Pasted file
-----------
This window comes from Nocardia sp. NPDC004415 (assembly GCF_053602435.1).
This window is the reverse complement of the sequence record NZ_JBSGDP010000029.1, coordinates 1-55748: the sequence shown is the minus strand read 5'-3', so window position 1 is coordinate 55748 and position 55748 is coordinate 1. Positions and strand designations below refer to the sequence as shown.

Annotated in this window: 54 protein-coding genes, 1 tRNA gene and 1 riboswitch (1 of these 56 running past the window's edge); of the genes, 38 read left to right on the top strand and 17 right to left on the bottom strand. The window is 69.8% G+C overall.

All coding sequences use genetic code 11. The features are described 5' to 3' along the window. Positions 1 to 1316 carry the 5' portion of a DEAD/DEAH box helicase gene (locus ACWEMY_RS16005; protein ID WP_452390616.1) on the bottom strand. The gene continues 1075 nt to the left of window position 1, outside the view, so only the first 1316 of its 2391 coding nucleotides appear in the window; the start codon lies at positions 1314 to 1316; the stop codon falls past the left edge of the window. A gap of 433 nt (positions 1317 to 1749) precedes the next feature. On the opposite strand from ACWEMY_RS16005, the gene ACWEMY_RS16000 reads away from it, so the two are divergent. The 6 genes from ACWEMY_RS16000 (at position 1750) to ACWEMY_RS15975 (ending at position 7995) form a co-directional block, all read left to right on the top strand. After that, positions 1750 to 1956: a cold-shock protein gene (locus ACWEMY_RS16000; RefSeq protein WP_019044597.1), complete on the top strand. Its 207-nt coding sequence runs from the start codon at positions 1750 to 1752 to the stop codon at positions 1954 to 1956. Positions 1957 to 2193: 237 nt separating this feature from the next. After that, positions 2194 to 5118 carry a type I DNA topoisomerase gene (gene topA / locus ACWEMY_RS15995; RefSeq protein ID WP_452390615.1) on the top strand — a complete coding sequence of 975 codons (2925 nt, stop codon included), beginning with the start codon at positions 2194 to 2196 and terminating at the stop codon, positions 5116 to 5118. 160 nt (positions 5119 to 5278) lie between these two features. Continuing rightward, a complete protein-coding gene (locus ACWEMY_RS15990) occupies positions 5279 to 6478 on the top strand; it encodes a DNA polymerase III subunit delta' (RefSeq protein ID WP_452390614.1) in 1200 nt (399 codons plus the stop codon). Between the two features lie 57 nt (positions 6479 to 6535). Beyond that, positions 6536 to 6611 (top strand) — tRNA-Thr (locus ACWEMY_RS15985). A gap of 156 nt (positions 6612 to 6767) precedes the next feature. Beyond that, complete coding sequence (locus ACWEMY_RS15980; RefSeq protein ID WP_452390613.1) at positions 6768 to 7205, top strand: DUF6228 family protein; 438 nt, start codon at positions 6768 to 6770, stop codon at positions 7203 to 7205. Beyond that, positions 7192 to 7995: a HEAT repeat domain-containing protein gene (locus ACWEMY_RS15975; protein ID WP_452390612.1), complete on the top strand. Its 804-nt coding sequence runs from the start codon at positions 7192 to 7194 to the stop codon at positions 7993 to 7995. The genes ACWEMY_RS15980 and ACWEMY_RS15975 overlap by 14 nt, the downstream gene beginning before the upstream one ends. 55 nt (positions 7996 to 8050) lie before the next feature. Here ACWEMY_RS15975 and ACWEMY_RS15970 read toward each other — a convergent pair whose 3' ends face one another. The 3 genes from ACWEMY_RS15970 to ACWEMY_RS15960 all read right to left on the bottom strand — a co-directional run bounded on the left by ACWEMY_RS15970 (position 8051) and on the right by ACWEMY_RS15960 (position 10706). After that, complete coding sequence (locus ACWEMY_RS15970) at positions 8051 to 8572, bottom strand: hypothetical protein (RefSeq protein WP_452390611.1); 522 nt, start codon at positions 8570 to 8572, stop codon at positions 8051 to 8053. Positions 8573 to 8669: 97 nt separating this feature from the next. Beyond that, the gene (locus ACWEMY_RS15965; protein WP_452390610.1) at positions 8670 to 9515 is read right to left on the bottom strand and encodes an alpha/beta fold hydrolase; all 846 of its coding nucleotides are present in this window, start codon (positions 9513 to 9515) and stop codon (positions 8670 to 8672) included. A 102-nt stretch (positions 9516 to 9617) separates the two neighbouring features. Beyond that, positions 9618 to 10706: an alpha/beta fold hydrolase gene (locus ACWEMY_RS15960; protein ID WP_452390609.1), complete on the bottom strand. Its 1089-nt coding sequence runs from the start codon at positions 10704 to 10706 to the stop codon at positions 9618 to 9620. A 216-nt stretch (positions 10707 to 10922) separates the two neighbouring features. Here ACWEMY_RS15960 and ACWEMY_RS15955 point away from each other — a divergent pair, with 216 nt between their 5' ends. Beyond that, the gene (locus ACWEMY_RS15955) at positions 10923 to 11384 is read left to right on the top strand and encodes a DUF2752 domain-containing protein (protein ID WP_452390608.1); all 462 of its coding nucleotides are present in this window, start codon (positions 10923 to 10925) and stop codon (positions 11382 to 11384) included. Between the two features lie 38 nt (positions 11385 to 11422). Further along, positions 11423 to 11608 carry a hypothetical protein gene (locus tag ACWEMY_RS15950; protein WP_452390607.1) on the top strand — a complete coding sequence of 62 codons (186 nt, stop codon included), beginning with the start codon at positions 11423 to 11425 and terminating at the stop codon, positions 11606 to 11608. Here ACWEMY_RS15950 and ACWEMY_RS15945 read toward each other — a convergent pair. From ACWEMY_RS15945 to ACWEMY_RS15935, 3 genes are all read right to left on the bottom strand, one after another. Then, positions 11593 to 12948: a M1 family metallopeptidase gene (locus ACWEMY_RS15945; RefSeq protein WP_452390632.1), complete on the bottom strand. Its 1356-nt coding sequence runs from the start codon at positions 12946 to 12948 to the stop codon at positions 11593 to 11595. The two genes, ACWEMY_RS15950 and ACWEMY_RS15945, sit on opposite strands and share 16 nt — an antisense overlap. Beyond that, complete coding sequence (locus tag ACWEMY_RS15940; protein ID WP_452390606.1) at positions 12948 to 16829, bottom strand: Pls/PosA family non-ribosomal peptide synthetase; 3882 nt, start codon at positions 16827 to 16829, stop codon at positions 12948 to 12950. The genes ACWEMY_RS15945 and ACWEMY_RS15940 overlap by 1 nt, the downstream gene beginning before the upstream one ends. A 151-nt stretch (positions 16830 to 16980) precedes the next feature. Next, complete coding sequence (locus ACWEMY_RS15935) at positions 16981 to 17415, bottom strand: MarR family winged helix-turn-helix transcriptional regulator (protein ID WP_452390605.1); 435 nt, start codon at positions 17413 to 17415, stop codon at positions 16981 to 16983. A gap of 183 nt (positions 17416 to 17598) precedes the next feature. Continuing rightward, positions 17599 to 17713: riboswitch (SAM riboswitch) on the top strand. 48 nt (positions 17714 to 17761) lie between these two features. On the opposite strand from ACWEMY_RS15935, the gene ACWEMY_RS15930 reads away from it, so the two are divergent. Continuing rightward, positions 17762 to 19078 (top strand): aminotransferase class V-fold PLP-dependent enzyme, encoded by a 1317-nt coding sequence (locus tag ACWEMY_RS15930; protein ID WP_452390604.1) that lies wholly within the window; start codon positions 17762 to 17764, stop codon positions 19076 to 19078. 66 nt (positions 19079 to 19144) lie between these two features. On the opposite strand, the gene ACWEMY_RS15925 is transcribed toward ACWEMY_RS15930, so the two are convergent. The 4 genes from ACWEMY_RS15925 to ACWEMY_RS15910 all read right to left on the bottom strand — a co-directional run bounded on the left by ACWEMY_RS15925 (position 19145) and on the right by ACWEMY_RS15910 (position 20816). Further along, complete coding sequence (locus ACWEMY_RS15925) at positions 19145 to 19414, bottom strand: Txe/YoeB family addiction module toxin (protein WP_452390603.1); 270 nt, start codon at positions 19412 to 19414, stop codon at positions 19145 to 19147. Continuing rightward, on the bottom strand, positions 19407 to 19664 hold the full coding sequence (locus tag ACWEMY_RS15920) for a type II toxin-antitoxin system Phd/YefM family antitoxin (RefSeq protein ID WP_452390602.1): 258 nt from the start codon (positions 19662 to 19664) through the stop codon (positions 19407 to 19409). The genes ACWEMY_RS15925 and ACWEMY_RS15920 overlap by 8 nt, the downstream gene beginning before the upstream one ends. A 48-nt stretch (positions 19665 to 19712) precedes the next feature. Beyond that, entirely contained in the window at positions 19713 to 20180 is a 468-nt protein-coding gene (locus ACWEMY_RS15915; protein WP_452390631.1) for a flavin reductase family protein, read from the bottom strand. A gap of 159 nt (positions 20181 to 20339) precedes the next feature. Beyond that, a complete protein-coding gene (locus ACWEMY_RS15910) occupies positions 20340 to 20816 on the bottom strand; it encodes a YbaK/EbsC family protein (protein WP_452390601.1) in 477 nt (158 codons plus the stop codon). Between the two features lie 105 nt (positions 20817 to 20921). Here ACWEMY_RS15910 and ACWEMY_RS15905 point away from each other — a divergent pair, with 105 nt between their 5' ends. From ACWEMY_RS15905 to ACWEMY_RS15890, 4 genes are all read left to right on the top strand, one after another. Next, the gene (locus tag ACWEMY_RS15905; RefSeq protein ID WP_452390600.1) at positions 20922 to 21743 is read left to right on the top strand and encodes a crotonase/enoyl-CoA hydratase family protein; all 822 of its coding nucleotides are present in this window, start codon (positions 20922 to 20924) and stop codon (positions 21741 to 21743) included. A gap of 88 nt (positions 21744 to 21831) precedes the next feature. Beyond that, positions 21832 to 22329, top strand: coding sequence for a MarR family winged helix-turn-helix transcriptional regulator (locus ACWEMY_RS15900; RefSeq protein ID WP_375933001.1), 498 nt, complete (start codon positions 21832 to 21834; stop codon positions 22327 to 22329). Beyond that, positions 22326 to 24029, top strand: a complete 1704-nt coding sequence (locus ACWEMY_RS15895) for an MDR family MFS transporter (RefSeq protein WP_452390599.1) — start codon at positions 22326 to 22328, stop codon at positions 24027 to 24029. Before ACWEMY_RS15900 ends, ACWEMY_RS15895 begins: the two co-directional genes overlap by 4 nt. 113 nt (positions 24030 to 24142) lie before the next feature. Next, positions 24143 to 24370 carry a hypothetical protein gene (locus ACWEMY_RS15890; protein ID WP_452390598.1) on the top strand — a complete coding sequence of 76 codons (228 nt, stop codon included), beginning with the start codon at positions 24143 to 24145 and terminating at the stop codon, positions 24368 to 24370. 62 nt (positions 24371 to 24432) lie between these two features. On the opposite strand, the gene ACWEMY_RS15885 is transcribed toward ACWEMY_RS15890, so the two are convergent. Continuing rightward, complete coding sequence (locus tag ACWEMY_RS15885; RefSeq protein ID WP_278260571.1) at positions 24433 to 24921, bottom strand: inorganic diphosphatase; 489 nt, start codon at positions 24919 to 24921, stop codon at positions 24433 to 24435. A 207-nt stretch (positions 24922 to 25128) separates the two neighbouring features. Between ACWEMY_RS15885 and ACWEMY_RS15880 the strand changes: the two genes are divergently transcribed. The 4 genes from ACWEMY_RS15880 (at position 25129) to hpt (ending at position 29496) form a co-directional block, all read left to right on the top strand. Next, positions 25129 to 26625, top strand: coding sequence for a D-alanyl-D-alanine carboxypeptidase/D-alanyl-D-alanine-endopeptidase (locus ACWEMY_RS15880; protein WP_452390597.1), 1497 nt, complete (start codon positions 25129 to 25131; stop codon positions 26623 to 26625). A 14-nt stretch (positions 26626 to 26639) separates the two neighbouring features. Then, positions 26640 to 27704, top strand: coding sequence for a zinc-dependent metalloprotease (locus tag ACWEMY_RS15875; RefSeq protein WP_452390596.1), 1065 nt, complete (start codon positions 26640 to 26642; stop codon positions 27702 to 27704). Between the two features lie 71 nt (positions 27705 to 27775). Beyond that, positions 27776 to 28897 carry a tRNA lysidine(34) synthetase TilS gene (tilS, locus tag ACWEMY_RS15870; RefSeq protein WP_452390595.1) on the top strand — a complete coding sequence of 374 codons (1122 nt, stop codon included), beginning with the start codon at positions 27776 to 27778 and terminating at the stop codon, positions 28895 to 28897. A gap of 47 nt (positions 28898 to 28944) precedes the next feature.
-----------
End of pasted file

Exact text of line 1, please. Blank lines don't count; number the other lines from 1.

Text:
This window comes from Nocardia sp. NPDC004415 (assembly GCF_053602435.1).